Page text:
Saint Thomas More’s A Dialogue of Comfort Against Tribulation is universally acknowledged as a masterwork both of Christian wisdom and of literature. Composed in the course of Saint Thomas More’s imprisonment in the Tower of London, the Dialogue is held between an uncle, Anthony, who knows Death is soon to claim him, and his nephew, Vincent, anxious in the face of looming invasion. Vincent poses a series of questions to his uncle regarding the source of comfort in the face of suffering, temptation, and persecution.
So it is a great comfort to every person who finds himself challenged and provoked by temptation. He sees that his time of battle has arrived, and unless he behaves like a coward or a fool, he has the prospect of gaining his eternal reward. –Saint Thomas More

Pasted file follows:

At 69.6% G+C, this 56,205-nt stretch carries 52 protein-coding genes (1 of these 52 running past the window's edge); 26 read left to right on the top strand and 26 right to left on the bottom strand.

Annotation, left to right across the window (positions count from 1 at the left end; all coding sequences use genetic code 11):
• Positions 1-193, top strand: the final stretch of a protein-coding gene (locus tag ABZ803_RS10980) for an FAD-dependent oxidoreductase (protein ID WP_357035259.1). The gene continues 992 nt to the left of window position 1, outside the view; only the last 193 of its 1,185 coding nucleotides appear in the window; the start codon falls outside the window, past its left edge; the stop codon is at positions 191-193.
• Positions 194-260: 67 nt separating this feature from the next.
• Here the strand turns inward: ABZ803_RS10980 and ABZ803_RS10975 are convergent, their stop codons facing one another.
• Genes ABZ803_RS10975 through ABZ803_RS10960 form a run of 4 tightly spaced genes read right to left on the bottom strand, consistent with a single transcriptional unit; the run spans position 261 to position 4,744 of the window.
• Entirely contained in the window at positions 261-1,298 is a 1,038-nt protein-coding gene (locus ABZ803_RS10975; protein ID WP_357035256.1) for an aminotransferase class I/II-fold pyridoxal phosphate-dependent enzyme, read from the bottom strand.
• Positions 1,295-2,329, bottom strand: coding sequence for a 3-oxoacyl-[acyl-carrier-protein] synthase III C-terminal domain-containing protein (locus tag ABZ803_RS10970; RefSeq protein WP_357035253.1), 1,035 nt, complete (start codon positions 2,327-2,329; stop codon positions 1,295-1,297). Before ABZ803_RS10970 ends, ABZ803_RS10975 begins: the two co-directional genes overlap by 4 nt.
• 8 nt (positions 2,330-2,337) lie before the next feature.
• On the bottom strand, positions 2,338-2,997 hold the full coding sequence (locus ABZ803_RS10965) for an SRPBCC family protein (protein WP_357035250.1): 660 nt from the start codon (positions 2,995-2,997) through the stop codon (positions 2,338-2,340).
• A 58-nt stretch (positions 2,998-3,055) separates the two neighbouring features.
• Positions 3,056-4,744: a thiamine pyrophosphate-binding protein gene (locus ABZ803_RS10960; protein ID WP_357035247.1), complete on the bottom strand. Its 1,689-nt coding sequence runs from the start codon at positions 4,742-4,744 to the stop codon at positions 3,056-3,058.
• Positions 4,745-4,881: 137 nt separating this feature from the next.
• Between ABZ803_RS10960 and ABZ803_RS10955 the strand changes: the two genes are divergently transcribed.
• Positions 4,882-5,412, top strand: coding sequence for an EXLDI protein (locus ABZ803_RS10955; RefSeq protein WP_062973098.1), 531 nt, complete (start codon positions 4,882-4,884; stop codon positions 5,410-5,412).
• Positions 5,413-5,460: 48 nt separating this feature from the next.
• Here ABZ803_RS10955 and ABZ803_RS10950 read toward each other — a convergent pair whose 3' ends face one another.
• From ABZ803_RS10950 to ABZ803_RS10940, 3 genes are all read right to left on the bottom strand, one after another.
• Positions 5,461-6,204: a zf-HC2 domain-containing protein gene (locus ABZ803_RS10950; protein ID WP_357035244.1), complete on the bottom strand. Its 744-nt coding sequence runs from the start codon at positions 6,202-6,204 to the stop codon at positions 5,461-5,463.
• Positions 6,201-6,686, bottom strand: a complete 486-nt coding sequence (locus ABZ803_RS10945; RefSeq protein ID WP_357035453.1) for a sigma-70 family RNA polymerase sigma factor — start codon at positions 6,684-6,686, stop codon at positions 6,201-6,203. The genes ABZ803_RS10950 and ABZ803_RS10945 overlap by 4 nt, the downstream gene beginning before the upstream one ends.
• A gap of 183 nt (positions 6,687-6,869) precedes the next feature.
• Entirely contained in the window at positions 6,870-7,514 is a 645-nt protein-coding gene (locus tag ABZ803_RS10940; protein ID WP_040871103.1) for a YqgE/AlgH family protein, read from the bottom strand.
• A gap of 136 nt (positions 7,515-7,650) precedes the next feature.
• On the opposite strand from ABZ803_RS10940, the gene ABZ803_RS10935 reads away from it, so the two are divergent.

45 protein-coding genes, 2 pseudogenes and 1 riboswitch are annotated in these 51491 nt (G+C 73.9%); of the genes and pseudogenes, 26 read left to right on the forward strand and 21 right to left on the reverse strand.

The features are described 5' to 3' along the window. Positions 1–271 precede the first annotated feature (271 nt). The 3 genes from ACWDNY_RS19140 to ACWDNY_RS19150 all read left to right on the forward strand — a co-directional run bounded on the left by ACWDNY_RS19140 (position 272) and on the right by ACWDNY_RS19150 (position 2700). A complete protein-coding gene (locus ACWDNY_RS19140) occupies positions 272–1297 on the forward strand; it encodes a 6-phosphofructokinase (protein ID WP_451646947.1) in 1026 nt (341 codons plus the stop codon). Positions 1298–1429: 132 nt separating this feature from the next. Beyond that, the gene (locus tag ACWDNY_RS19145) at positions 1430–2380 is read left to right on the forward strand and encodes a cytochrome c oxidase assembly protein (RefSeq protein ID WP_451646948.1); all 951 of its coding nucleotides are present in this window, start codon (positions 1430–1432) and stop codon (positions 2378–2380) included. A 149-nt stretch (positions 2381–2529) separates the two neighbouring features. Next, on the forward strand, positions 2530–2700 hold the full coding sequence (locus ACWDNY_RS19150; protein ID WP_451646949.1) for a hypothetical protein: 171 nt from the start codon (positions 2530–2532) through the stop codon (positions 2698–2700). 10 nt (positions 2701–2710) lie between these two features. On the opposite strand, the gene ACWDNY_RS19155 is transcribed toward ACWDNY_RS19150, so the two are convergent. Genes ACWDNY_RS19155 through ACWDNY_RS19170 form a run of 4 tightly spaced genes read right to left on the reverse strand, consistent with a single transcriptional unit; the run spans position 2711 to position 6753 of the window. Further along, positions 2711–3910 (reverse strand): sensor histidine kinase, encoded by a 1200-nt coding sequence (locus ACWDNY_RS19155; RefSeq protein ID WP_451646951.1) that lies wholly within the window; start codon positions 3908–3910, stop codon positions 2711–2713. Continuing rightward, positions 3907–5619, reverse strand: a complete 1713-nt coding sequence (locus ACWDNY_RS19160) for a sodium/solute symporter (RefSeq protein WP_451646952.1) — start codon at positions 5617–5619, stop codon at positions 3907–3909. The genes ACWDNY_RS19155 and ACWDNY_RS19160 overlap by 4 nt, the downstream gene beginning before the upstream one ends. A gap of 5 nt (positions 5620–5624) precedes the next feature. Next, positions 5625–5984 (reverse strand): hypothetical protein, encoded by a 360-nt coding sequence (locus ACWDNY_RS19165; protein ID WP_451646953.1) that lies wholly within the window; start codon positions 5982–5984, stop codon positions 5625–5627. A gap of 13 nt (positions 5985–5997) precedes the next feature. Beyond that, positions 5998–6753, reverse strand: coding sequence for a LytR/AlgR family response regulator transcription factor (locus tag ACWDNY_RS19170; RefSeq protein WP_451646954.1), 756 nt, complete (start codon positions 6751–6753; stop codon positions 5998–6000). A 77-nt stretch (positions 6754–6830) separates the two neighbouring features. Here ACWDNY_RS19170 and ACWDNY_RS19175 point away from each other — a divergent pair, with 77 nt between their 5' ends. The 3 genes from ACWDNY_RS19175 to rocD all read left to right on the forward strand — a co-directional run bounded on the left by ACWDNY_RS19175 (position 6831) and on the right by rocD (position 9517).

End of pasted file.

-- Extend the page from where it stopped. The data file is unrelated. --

Armed with the insights of scripture and the wisdom of old age, Anthony counsels his nephew to put on the armor of light and enter the battle in which every Christian must fight. For: “Are we ready to suffer a measure of bodily pain for the one who suffered such great pains for us, or do we plan to run from him and utterly forsake him rather than suffer any pain at all?”
Saint Thomas More (1478–1535) was an English lawyer and philosopher. Serving as chancellor of England (second only to the king in power and authority), he refused to acknowledge King Henry VIII as head of the Church, an act for which he subsequently suffered martyrdom—dying, in his own words, “in the faith and for the faith of the Catholic Church, the king’s good servant and God’s first.”
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